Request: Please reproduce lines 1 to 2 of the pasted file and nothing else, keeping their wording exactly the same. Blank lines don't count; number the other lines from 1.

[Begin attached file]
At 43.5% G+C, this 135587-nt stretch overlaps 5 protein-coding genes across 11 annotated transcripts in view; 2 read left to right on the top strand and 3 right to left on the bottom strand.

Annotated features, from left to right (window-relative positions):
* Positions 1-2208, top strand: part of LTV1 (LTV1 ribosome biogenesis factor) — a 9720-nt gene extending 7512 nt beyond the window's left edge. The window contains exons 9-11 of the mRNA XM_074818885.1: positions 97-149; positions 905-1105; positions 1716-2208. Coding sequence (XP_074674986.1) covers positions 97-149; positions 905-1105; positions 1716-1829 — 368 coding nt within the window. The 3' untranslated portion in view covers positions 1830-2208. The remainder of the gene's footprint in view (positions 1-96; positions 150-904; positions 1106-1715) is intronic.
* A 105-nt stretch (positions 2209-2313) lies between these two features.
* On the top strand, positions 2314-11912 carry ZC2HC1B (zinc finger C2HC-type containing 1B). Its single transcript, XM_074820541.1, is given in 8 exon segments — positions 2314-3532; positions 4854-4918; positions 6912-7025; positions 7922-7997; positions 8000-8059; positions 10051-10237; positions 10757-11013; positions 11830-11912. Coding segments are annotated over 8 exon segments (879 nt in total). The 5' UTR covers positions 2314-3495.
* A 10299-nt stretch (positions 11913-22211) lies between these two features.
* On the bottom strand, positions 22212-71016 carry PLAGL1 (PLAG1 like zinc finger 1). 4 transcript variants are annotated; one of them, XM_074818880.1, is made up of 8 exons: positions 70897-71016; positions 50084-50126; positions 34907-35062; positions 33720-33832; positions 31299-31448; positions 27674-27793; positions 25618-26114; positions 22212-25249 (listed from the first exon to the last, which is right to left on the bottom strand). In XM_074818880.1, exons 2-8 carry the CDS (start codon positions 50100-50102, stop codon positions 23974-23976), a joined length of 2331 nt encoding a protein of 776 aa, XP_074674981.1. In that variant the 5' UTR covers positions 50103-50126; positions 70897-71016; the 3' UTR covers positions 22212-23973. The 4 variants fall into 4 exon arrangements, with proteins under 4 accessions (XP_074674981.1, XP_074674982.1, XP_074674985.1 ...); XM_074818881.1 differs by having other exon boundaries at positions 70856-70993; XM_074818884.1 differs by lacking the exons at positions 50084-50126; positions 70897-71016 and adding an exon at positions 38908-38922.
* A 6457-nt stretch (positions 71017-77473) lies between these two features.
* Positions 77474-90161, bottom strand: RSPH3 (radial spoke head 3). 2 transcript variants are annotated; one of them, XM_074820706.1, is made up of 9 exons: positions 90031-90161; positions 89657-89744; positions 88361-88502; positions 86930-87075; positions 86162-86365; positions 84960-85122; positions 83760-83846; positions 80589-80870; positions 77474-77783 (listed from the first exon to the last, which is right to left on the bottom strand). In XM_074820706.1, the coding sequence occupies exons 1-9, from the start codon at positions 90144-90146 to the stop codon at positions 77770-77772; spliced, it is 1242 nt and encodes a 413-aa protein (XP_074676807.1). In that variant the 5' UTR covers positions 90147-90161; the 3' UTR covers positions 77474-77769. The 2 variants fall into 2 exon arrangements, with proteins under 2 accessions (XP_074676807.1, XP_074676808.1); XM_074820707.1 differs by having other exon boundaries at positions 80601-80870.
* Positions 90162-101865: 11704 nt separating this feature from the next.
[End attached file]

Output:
At 43.5% G+C, this 135587-nt stretch overlaps 5 protein-coding genes across 11 annotated transcripts in view; 2 read left to right on the top strand and 3 right to left on the bottom strand.

Annotated features, from left to right (window-relative positions):